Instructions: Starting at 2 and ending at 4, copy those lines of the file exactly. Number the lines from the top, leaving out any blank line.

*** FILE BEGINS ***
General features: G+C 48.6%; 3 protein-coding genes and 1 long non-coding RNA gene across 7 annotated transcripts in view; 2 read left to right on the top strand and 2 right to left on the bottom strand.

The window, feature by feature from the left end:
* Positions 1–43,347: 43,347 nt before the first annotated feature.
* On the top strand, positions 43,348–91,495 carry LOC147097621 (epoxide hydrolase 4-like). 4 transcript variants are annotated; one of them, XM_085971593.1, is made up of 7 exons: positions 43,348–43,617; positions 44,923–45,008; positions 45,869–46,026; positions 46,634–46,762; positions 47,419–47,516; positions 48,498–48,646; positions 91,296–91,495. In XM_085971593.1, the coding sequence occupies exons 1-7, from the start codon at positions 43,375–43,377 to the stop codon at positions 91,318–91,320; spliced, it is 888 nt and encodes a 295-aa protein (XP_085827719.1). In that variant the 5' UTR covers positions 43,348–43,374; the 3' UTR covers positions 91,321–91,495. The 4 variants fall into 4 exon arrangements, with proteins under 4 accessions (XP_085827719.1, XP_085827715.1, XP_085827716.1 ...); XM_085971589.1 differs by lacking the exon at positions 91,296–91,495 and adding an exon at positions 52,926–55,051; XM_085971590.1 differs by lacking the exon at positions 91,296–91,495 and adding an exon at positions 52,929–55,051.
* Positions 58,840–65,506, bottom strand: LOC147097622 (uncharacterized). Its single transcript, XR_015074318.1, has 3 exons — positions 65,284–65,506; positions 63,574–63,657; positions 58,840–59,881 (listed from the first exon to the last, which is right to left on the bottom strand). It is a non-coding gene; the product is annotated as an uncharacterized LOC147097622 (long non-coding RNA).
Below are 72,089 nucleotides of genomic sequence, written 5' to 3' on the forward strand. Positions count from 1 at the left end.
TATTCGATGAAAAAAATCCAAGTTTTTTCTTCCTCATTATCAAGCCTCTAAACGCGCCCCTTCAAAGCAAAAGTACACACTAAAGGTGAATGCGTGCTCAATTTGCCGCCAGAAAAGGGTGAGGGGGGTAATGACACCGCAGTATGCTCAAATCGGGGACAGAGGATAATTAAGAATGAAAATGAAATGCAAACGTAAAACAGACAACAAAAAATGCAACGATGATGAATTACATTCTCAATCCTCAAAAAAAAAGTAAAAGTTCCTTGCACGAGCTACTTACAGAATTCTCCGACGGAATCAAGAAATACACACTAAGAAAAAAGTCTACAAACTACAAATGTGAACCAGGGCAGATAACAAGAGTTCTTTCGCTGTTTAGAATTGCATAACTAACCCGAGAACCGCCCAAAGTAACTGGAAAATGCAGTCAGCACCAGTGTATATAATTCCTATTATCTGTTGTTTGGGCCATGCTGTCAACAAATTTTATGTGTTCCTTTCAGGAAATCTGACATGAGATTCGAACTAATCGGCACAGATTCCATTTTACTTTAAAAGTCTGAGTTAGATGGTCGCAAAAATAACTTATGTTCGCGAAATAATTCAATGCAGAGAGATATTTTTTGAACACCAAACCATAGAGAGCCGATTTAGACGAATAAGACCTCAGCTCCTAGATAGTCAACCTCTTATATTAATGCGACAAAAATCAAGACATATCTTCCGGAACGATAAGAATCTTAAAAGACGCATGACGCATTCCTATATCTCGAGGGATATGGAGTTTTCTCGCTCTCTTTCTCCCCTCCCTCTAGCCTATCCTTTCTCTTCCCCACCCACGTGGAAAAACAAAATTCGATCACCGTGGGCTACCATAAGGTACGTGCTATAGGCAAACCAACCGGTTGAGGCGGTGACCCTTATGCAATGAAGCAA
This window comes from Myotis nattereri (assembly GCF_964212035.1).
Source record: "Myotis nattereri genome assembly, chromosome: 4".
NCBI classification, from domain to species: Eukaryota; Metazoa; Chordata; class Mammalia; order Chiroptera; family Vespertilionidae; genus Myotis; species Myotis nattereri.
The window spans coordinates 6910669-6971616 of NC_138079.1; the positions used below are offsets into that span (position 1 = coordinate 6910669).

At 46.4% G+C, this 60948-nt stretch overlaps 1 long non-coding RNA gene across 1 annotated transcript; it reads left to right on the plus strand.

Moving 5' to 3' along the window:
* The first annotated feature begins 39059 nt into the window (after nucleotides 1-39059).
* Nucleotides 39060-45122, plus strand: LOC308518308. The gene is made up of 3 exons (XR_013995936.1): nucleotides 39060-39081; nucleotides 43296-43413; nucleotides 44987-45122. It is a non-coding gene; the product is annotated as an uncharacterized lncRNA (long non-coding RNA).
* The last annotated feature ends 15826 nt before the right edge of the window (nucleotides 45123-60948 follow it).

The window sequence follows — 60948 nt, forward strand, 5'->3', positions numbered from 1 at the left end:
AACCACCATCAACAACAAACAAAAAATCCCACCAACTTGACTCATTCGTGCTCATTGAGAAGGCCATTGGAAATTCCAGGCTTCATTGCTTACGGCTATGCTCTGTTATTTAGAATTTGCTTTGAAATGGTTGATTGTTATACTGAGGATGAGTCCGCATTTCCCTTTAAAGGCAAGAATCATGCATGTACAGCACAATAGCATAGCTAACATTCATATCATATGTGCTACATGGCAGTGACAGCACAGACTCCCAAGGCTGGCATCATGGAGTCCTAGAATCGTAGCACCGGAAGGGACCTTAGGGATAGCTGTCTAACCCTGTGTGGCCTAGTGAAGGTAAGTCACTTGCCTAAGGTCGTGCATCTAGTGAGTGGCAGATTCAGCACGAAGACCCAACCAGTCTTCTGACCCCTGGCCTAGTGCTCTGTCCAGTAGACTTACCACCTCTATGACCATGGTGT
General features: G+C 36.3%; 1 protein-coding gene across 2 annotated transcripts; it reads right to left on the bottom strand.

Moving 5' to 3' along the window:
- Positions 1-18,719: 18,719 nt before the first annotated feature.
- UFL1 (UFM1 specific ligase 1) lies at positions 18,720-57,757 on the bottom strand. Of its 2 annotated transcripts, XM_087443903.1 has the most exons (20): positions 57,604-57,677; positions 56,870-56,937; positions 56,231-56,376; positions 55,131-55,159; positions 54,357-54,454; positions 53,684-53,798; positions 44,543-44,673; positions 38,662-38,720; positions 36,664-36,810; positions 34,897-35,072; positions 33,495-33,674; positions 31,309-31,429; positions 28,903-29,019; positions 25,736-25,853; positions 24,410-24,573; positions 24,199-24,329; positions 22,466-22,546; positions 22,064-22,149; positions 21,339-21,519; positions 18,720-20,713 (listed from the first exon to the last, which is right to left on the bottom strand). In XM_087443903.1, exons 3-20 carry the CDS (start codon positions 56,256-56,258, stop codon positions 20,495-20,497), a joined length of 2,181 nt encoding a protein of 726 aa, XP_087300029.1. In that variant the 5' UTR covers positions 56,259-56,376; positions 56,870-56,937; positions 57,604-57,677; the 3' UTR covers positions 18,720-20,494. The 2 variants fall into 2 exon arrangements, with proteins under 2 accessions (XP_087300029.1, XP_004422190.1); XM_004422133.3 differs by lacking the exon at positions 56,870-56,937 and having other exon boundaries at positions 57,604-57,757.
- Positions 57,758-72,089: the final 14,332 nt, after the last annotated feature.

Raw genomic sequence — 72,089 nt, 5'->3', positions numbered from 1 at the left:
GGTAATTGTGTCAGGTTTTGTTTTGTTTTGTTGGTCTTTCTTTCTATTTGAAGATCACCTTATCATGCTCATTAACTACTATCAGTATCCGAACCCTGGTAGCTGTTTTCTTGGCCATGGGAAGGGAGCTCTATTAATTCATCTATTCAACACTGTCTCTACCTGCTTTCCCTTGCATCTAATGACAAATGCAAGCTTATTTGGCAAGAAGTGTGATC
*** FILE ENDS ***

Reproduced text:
The window, feature by feature from the left end:
* Positions 1–43,347: 43,347 nt before the first annotated feature.
* On the top strand, positions 43,348–91,495 carry LOC147097621 (epoxide hydrolase 4-like). 4 transcript variants are annotated; one of them, XM_085971593.1, is made up of 7 exons: positions 43,348–43,617; positions 44,923–45,008; positions 45,869–46,026; positions 46,634–46,762; positions 47,419–47,516; positions 48,498–48,646; positions 91,296–91,495. In XM_085971593.1, the coding sequence occupies exons 1-7, from the start codon at positions 43,375–43,377 to the stop codon at positions 91,318–91,320; spliced, it is 888 nt and encodes a 295-aa protein (XP_085827719.1). In that variant the 5' UTR covers positions 43,348–43,374; the 3' UTR covers positions 91,321–91,495. The 4 variants fall into 4 exon arrangements, with proteins under 4 accessions (XP_085827719.1, XP_085827715.1, XP_085827716.1 ...); XM_085971589.1 differs by lacking the exon at positions 91,296–91,495 and adding an exon at positions 52,926–55,051; XM_085971590.1 differs by lacking the exon at positions 91,296–91,495 and adding an exon at positions 52,929–55,051.